on monday this week isabelle and i packed up all of the supplies we would need to spend two nights, three days with 12 children in a small hut in the mountains in lower austria. the hut is called buschberghutte and it is one of about 40 huts scattered throughout the austrian mountains, where hikers and campers can stop to eat and sleep. buschberghutte happens to be stationed at the lowest altitude, compared to the other huts.
after a 1 hour bus ride from vienna to lower austria, we unloaded all of the children at a bus stop in a tiny village situated at the base of rolling hills, and then with all of our backpacks and sleeping bags, we began hiking away from the village along a tiny path into the forest with nothing to guide us but an occasional sign post with an arrow and the words buschberghutte written across it.
i think that first day of hiking from the bus stop to the hut was the most difficult of the three days, especially for the six american children. they expected the bus to drop us off right in front of the hut, and not to carry all of their bags up a winding path in and out of the forest and the hot sun. at some points, we stopped to set our things down and sing songs in the middle of fields, which did seem to help a bit.
when we finally arrived at the hut, the american children were especially surprised at how cramped their living quarters would be for the next three days. there were complaints from the children of not wanting to be there and missing their family, and it was honestly a difficult first day. thankfully isabelle and i work really well together so after lunch we facilitated a group discussion about how everyone was feeling and why. we then created group rules for our time at the camp, including how to treat everyone, what time we would wake up and go to sleep, and what inclusion would look like.
we then talked about what cultural differences the children have noticed during their time first in the united states and then in austria. the austrian children talked about how difficult it was to live with air conditioning in the united states – too cold! – and how the food servings were way too big. they also noticed that people who work in the service industry are so friendly and attentive – in austria they barely make eye contact with you! – the kids said.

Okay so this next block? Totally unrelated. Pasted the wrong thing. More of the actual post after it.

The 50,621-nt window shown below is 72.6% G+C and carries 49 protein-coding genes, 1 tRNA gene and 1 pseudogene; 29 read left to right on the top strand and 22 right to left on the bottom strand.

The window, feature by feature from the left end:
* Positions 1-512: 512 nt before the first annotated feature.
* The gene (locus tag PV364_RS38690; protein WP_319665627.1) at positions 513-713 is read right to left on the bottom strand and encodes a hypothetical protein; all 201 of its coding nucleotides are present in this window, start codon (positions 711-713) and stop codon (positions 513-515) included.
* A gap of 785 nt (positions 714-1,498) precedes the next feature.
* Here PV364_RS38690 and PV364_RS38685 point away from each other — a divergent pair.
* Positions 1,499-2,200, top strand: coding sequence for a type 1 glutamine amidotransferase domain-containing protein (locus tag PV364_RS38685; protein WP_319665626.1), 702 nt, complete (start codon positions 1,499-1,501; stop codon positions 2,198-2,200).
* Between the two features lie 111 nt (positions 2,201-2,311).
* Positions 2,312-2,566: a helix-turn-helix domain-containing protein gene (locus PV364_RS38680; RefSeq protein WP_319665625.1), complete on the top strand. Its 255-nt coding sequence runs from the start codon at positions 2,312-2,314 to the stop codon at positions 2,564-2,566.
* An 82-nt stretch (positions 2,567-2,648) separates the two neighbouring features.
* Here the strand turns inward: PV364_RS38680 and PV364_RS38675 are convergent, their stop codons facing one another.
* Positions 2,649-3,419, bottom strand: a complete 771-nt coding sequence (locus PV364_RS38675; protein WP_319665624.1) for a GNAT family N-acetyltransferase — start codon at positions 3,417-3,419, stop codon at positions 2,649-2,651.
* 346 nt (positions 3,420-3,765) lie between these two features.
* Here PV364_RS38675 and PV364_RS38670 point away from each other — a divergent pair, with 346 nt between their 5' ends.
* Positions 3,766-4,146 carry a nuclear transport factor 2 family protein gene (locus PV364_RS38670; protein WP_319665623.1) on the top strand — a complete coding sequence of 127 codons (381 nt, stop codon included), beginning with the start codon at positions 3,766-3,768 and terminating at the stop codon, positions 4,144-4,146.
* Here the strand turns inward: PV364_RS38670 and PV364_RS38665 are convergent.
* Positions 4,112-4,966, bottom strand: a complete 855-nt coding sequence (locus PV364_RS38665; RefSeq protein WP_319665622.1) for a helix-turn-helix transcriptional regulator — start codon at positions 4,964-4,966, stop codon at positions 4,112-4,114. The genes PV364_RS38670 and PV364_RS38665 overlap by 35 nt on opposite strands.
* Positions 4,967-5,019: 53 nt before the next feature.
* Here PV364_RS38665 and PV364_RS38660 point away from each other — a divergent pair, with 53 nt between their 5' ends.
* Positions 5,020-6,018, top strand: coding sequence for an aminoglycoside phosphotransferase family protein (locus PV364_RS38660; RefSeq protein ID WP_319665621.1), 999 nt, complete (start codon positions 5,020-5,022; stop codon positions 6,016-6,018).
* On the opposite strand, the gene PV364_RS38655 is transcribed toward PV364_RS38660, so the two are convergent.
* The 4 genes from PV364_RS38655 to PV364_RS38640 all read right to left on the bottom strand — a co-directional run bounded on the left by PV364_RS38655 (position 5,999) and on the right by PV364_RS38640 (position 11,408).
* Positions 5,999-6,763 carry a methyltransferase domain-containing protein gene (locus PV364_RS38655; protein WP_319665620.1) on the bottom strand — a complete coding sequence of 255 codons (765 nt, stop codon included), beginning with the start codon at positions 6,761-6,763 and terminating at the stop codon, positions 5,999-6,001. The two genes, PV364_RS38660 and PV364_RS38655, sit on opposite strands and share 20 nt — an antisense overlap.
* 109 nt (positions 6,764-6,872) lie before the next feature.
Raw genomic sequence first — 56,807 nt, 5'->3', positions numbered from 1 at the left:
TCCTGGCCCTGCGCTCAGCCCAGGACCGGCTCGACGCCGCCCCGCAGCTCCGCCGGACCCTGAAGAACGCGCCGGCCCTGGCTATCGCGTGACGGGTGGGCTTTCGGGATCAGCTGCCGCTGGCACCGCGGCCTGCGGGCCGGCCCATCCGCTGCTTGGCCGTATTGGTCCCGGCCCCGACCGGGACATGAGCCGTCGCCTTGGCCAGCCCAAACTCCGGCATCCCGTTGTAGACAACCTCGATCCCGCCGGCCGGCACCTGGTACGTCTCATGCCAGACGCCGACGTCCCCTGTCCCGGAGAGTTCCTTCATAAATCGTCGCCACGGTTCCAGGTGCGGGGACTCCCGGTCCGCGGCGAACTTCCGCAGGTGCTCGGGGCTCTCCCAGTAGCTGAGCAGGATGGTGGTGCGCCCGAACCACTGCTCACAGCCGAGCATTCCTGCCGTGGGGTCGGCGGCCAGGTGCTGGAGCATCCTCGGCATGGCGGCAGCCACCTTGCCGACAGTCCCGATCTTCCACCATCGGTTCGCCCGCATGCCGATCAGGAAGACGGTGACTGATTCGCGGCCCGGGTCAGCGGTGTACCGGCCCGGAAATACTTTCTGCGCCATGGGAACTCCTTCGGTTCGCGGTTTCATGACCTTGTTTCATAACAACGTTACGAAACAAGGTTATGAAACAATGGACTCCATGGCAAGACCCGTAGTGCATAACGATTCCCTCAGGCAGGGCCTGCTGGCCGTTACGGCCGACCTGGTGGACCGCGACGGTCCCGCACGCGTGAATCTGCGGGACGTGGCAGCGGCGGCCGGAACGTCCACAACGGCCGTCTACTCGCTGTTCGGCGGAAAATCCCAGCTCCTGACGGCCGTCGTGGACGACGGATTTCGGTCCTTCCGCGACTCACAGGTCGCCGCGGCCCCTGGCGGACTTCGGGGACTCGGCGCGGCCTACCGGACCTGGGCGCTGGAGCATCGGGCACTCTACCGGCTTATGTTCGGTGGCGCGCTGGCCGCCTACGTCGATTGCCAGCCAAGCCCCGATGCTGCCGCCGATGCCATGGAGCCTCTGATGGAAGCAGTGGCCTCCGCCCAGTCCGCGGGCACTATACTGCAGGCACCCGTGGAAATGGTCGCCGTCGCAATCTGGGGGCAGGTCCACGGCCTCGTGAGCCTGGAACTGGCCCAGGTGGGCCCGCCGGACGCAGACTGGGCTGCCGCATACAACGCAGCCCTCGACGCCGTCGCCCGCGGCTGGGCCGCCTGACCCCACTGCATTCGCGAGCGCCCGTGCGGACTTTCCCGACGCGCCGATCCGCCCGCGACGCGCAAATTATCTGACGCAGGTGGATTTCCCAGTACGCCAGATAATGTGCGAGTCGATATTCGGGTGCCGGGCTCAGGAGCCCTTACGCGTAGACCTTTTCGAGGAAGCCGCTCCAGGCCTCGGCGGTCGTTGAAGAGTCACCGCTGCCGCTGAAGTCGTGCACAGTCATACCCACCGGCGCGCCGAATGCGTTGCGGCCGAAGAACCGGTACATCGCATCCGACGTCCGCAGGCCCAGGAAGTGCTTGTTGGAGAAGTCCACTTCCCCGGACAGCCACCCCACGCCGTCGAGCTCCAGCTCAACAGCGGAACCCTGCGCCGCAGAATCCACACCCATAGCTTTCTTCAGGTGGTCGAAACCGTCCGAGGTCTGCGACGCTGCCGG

over the next two days, we played countless physical activity and running games. isabelle and i had made jerseys from an old sheet for each of the children and then wrote numbers with permanent marker on each jersey. the kids were then split into two groups – odd vs. even numbers – and had to hide throughout the hills and then begin to catch one another. a bit like hide and seek combined with tag but you also have to call out the person´s name and number before you get them out. the kids loved this game.
we also hiked to another nearby village – this time without carrying our bags – and visited a school museum that was really beautiful. in the lobby there was a knowledge chair which was a silly invention from germany that involved pouring books into a large funnel which was then placed next to the pupil´s ear. it was meant as a way to learn subjects very quickly without actually having to read! this made for a great photo op with the kids. we then toured the school which had been operating since the 1800s and were quizzed by our tour guide on a bit of mathematics, literature, and science, as we moved through each room.
on our last day at the hut i worked with an austrian man named norbert in the kitchen to prepare a typical american meal for all of the children as well as the families of the austrian children – about 30 people total. the american children decided that this meal would consist of baked beans, sloppy joe´s, french fries, and corn on the cob. i had actually brought two gigantic cans of bush´s baked beans and several packets of sloppy joe seasoning from pittsburgh especially for this dinner. the kids then performed a skit for the families as donald trump vs. hillary clinton in a debate ranging from gun control to gay rights. it was really entertaining.
oh – and just before the families arrived, one of the austrian girls was doing a cartwheel and landed on her foot awkwardly. she was taken to the hospital that night and we just learned today that she actually broke her foot. as sad as i am that she broke her foot i am also relieved that it happened on the last day. so there it is – we survived three days in the austrian mountains with 12 children and only one broken bone.